Young children living near to a major roadway may be at an increased risk for developmental delays, compared with children who live further away from such roads, report researchers.
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Researchers at the National Institutes of Health and the University of California, Merced, has found that young children living closer to heavily used roads were twice as likely to score lower on a screening test for communication skills.
Furthermore, prenatal exposure to above-average levels of two traffic-related air pollutants was associated with an increased risk for developmental delays during infancy and early childhood.
Our results suggest that it may be prudent to minimize exposure to air pollution during pregnancy, infancy, and early childhood—all key periods for brain development.”
Pauline Mendola, Senior Author
Previous research has linked prenatal exposure to air pollutants with low birthweight, premature birth and stillbirth. Some studies have even shown a link between increased risk for autism and decreased cognitive function among children who live close to freeways.
However, findings from studies aiming to find a link between exposure to air pollution in early childhood and developmental delays have been inconsistent.
Since many individuals in the U.S. live close to major roads, Mendola and colleagues sought to find out whether children living near to roads with a high traffic volume was associated with lower scores on a test called the Ages and Stages Questionnaire.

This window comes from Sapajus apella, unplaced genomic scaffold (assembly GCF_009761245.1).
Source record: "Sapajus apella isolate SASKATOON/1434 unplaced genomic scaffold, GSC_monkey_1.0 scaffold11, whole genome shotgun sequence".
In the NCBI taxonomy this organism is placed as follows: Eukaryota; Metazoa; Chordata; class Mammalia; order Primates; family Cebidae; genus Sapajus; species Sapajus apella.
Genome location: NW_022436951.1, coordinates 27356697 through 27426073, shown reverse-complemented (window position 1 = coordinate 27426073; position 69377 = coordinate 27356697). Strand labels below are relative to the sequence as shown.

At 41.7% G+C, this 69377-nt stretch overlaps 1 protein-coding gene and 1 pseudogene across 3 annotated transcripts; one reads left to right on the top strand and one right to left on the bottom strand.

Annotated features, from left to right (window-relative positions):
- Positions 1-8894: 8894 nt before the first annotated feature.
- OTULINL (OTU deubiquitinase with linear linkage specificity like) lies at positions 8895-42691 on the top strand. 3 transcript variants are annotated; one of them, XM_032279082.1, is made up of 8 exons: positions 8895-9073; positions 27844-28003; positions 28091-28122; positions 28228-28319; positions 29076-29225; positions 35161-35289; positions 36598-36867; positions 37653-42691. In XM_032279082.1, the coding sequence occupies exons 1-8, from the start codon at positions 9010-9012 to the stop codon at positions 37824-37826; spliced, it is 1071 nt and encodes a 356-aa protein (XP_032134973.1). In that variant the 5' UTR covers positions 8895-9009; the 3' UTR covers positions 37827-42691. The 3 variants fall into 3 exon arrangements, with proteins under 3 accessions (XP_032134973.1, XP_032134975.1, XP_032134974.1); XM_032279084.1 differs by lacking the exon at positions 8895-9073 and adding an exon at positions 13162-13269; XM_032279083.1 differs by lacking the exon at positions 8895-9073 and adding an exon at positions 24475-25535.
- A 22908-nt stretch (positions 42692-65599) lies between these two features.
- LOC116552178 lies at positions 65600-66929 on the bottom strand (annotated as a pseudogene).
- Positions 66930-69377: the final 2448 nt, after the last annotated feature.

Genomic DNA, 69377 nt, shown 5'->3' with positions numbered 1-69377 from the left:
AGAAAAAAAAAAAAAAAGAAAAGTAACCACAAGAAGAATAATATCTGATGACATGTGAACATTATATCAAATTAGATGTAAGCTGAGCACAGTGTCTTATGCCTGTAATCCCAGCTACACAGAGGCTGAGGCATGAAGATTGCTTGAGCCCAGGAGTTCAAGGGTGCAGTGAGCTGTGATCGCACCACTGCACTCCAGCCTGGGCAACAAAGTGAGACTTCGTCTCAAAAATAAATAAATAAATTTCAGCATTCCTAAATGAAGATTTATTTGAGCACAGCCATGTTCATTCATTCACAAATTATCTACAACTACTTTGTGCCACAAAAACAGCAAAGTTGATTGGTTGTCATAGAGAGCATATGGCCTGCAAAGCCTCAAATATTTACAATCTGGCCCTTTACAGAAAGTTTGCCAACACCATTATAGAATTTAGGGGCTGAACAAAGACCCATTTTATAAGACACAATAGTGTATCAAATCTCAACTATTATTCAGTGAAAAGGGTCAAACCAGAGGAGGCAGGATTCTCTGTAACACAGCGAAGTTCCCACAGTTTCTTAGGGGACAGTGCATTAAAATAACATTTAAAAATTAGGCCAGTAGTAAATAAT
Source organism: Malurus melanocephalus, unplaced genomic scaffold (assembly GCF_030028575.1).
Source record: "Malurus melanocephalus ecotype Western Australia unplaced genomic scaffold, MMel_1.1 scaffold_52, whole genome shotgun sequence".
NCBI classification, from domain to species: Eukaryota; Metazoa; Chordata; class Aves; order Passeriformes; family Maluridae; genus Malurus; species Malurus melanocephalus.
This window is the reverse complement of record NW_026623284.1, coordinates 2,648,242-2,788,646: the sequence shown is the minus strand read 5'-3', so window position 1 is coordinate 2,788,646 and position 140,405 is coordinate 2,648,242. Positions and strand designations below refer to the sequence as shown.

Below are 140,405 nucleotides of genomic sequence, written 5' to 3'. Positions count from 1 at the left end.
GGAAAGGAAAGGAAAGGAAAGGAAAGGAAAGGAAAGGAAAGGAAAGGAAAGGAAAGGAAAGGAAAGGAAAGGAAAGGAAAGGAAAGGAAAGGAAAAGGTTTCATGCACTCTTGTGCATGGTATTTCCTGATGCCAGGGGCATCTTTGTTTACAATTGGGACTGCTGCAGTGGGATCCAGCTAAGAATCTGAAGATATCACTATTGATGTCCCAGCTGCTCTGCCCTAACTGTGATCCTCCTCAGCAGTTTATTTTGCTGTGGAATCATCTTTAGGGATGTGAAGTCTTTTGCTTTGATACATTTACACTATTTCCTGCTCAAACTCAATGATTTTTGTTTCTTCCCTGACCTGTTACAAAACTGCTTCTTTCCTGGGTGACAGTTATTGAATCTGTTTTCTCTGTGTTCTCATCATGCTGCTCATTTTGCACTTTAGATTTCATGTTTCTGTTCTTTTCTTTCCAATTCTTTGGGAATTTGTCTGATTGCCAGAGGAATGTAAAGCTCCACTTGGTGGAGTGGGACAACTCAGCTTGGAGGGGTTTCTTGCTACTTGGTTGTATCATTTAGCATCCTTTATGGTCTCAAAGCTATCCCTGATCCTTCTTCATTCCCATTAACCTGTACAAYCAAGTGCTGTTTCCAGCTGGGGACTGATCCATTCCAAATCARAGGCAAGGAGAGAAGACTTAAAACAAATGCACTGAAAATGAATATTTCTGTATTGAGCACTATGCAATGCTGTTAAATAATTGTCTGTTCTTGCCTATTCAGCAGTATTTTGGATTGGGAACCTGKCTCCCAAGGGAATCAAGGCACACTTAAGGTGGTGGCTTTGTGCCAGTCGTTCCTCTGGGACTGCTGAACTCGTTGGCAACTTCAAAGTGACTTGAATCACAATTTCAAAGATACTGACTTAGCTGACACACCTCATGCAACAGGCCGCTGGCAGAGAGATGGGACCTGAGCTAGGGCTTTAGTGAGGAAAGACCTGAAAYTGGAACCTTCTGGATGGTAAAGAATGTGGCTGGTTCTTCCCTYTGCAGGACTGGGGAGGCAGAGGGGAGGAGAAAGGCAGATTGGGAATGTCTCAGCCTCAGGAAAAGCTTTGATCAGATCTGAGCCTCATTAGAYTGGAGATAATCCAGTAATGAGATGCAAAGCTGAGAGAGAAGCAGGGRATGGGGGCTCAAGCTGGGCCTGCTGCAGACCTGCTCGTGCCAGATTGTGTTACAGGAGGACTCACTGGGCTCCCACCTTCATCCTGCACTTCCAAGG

This validated screening test measures five domains of child development including communication, fine motor skills, large motor skills, problem-solving and personal social functioning.
Using data available for 5,825 individuals in the Upstate KIDS Study, the team matched the participants’ home address, mother’s work address during pregnancy and day care location, to a roadway data set. They calculated how close each address was to the nearest major road and a data set from the Environmental Protection Agency was used to estimate air pollution levels at each location.
As reported in the journal Environmental Research, children who lived just 0.3 miles from a major roadway were twice as likely to fail at least one screen of the questionnaire’s communications domain, compared with those living more than half-a-mile from such a road.
The team also assessed prenatal and postnatal exposure to two air pollutants produced by cars, namely ultra-fine inhalable particulate matter (PM2.5) and ozone.
The analysis showed that prenatal exposure to elevated levels of PM2.5 was associated with a 1.6 to 2.7% increased risk for failing any domain of the childhood development screen, while exposure to elevated ozone levels increased the risk of failure by between 0.7 and 1.7%.
For postnatal exposure to elevated ozone levels, there was a 3.3% increased risk for failing most domains at 8 months, a 17.7% increased risk for overall failure at 24 months and a 7.6% increased risk for overall failure at 30 months.
Mendola and team conclude that exposure to air pollutants during infancy and early childhood is associated with a greater risk for developmental delays than prenatal exposure. However, the authors note that given the associative nature of the study, cause and effect cannot be proved and that larger-scale studies are needed if the associations are to be confirmed.